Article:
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I know you – a letter from me…

Dear Me.

I feel all that sadness. I feel the tears and I know where they’re from. You see I know you better than anyone else in this world. I always have and I always will, you just didn’t realise. I want to clone myself and be that best friend by your side, forever. I don’t need to sympathise or empathise with you, I just know. I know what you’ve been through. In detail. I know every tear you’ve cried. And I know every prayer that you’ve prayed. I know when you want a hug and when you just want your hand held in silence. I know when you need to laugh and when you just need a shoulder to bury your face in.

I wish I could have been more present for you all those days when you were stuck in bed. On your own. Tears rolling down your temples and into your ears. You didn’t care. You just wanted it to end. You wanted an out, but you knew that wasn’t an option. I wish you had given me the opportunity then to just lie in that bed with you and simple hold your hand. Not said a word, just held your warm damp hand in mine. I would have listened without saying a word. Without giving us the opportunity to argue. I would have known just how to keep myself safe from being a scapegoat for your despair. Your rage. Your confusion.

I was there. But you didn’t know it and I was silenced.

I wish I could have made you cups of warm healing tea. Even just brought you water. You couldn’t move from the bed without all-encompassing pain. Your bum ached and throbbed and raged. When gravity kicked in you wanted to kick out. Kick the tyre and leave. I know, I felt it too. But you stayed. I’m proud of you for that. You’re a strong woman! I could have been a soft gentle presence for you on all those deeply lonely days. stuck. in. bed.

You wanted company, but you didn’t. You knew if someone close came to be with you that you would argue and rage and dump all those messy feelings on them. You didn’t want to do that, but you didn’t know how to control it either. Everything was so out of control already. You craved company. Inside you begged for company, but you didn’t tell anyone. For fear of the mess that would spew out of you when they were there. The vulnerability.

What you didn’t realise is that you were craving my company the most.

Mostly you didn’t want people to see you that way either. You still wanted to maintain the façade that you were kind of OK. That you coped with this all so well. That you didn’t need pity. That you didn’t need fussing over. You were in control.

But you knew you weren’t. When the front door closed and you were on your own, things got raw. I know, because I was there. With you crumbling onto the floor half way between the bedroom and the toilet, because 3 metres sometimes felt too hard. Curling up into a ball on the carpet and sobbing. Rocking your body from side to side, inconsolable. Some days you sobbed so hard that your chest hurt. It felt like your heart was going explode inside your rib cage.

I wish I could have put my hand on your back then. Not saying a word. I know it would have comforted you. You would never have let anyone else do it. Not a soul. I think it made you feel like your pain was too real. That you needed comforting, and God help an independent woman who wants to go it alone. But of course you didn’t want to go it alone. But who else could fully know the depth and vastness of your pain? Your confusion? Your deep and utter despair?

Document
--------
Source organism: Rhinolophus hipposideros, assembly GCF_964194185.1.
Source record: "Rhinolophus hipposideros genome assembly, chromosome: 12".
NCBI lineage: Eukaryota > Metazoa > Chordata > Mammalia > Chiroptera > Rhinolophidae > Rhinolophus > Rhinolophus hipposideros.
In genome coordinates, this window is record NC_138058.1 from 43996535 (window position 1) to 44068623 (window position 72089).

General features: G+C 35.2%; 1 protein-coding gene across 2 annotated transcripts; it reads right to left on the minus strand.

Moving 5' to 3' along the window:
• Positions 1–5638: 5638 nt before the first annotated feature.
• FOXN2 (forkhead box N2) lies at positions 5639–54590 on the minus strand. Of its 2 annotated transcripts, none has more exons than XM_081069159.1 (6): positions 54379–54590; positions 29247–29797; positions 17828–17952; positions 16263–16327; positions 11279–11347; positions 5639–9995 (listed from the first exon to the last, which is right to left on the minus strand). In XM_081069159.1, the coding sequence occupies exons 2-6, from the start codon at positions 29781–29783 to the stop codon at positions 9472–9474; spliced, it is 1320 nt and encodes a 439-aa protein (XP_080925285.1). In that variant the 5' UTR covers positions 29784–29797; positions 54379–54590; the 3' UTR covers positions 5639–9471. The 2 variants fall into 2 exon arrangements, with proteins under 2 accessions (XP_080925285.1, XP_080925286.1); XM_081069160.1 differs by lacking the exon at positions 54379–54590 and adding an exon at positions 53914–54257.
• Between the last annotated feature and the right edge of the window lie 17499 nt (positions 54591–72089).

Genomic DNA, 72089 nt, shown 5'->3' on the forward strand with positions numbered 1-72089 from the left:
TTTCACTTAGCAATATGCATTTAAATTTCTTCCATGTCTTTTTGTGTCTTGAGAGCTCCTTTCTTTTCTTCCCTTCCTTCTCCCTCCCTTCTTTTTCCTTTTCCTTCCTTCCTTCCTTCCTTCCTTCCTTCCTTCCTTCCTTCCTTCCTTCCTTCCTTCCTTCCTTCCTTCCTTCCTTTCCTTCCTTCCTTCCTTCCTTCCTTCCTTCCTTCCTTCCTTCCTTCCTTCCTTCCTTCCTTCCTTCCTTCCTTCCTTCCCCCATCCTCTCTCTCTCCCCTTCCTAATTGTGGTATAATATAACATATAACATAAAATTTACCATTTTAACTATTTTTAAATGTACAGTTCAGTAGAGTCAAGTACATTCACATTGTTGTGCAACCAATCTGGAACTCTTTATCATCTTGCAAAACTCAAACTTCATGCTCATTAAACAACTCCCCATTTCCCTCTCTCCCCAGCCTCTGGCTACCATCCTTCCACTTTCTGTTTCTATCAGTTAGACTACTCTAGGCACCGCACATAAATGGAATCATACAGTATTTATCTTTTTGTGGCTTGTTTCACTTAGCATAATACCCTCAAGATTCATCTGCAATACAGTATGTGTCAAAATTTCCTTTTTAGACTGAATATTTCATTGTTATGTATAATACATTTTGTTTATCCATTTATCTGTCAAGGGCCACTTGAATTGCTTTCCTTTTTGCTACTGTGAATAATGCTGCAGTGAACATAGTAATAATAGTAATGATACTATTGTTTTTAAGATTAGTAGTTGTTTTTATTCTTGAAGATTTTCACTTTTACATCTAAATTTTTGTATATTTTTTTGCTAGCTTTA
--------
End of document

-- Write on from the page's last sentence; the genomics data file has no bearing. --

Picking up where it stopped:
Me. I knew it. But to be honest, sometimes it even felt too hard for me!

Eventually you’d get a grip on yourself. Say some stern words and force yourself up and back to bed. To your soft warm bed that sometimes felt like the most jagged and cruel trap you could be in. Some people crave soft beds. Not you back then. All you wanted was your freedom. To be able to walk easily. To be able to move comfortably, but you couldn’t. What you would have given then to be able to go out and do some hard labour.

I saw those flashes in your eyes when someone tried to console you, tried to tell you their story of how being sick in bed was so hard. They were like steel blades that you wanted to throw at them. To shut them up. But you’re far too polite for that, and you knew it was only them trying to be kind. What you felt like yelling to them was “You don’t understand! You can’t possibly ever understand! So please, oh please, don’t try!” The only people who could come close to understanding were Harlan and me. Your parents too, but even they didn’t see the days’ ins and outs, ups and downs.

Over time it did bring you some invaluable realisations though. Like the fact that judging someone else’s situation is impossible. You can never truly know what someone is living with and going through unless you live that life yourself. Some things, maybe most things, are invisible.

I wish I could have wiped those tears off your cheeks and laughed with you when insanity sometimes crept too close. I wish I could have been your mediator when you wanted to say one thing from your heart, but because of pride, frustration or the fear of vulnerability you didn’t. And then it felt messy. Or false.

I’m glad we’re closer now. I’m glad I’m more present in your life, because it’s brought with it a gentleness. Since I’m the one person in the world who knows you best, I’m glad you’ve let me in more. Of course we’ll still disagree sometimes. And some days I will still be invisible to you. But I know that deep down inside you now know I’m always here. Things have changed. You’ve finally, slowly let me in. And together, we are stronger.

Yours always.


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